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Aesop's Fables

  1. Arthur Fontes profile image88
    Arthur Fontesposted 7 years ago

    Did anyone read Aesop's fables as children?  Did you learn any moral lessons from the fables?  If you have children have they been exposed to Aesop?

    1. gnrao profile image55
      gnraoposted 7 years ago in reply to this

      Aesop's Fables is a full of nice stories.

      Any child of five and above must be told these stories.

      If available on the net, the children can be exposed to these stories.

      The parents can tell these stories one by one and they can indirectly introduce the morals by asking questions.

      This is good topic.
          thanks
      wish you all the best
      .Have anice day.

      1. Arthur Fontes profile image88
        Arthur Fontesposted 7 years ago in reply to this

        I had a great time with these stories at bedtime with my children.

    2. DogSiDaed profile image60
      DogSiDaedposted 7 years ago in reply to this

      Yes, No, N/A

    3. maggiebeans profile image60
      maggiebeansposted 7 years ago in reply to this

      I read the fables as a child and surprisingly I feel it contributed to shaping my perception of moral values similar to parables of the Bible which I was not exposed to as a child. Which ever format of teaching moral life lessons to your child you choose, be it religious or fables I am in agreement that it is a good idea.

      Aseops fables and biblical parables have shaped are vocabulary of describing human behaviour by comparing it to certain animals. If someone is called a snake or a fox we would make the assumption that this person is evil or sly. This is because these animals have been used in famous stories and be demonised to a degree, like the snake who tempted Eve or the cunning fox in "The fox and the crow".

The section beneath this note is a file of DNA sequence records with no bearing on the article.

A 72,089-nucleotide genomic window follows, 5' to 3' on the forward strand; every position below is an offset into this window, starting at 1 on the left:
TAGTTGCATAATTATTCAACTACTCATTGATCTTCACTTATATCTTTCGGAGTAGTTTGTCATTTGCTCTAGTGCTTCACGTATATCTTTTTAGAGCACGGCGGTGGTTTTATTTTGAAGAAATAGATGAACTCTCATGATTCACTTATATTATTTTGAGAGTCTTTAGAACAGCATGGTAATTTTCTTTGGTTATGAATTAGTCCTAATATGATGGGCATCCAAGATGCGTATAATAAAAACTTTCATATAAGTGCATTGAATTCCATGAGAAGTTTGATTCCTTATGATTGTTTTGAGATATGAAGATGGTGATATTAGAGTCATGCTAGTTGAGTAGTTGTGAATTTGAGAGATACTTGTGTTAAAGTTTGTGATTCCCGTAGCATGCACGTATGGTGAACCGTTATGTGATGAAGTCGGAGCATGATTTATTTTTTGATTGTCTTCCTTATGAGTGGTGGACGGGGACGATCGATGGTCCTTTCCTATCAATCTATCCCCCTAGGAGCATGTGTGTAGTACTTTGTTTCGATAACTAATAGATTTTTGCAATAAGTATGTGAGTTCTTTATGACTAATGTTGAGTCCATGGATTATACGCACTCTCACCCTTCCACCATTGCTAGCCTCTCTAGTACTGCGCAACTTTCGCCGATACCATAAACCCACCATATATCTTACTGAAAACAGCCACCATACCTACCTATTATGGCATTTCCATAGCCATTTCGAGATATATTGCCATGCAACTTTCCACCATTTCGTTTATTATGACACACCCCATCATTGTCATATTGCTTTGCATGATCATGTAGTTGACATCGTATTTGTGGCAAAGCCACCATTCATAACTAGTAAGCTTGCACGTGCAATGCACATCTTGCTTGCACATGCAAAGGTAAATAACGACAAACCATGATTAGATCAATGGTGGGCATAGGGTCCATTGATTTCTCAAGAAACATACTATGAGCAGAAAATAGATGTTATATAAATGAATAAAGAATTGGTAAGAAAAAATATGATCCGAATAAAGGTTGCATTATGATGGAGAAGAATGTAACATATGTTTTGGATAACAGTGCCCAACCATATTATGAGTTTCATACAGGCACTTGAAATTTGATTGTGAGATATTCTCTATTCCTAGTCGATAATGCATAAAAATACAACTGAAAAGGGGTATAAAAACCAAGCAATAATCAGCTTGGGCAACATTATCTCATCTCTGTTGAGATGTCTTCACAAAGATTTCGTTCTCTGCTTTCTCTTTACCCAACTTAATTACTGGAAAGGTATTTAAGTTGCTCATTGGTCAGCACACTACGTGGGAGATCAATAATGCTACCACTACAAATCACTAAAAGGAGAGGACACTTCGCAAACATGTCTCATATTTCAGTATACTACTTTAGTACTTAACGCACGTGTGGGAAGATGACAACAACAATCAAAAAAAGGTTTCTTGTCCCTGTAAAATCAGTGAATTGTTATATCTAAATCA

4. vox vocis profile image90
      vox vocisposted 7 years ago in reply to this

      As a teacher of English language I used the Aesop's story: The Town Mouse and The Country Mouse, in teaching English language as a second language to pre-schoolers (aged 4-6). It was very useful and fun for kids. I had my own version for the story (there are many versions of his stories although the originals are better). I have two hubs on this topic.

    5. profile image0
      cosetteposted 7 years ago in reply to this

      yes, and i bought my son a little book of them when he was six.

  2. TMMason profile image63
    TMMasonposted 7 years ago

    Yes. Yes. No.

    1. Arthur Fontes profile image88
      Arthur Fontesposted 7 years ago in reply to this

      I enjoyed reading Aesop with my children.  Was there a reason?

  3. TMMason profile image63
    TMMasonposted 7 years ago

    I never knew my Daughter till last year. By then she was 17 and having my grandchild. Her mother had took off when she was a month pregnant.

    So... it is not that I would, not have.

    I was just not given the opportunity.

  4. englightenedsoul profile image61
    englightenedsoulposted 7 years ago

    I am a big fan of aesop fables. Here is the link if anyone would like to read it online.
    http://www.aesopfables.com

  5. megs78 profile image61
    megs78posted 7 years ago

    yes, yes, yes.  But, I rather find them a little dark as I am rereading them now.  But I loved them as a child.  Absolutely loved them.

  6. Dame Scribe profile image61
    Dame Scribeposted 7 years ago

    Aesops Fables are a awesome read big_smile

  7. torimari profile image69
    torimariposted 7 years ago

    Of course. Aesop was amazing...I wrote a paper about his stuff before. I sometimes look at my Aesop picture book. Has morals are practical yet its amazing how affective he makes them with his fables. smile

  8. marieryan profile image81
    marieryanposted 7 years ago

    Wonderful morals and easily understood. My favourite is 'The Hare and the Tortoise'. Guess which one I am?...(Clue: NOT the hare)

  9. Flightkeeper profile image71
    Flightkeeperposted 7 years ago

    Yes, what I liked about it is it gave you street smarts.

  10. Arthur Fontes profile image88
    Arthur Fontesposted 7 years ago

    I read Aesop as a child and from there I started reading mythologies.  I have not stopped since.

 
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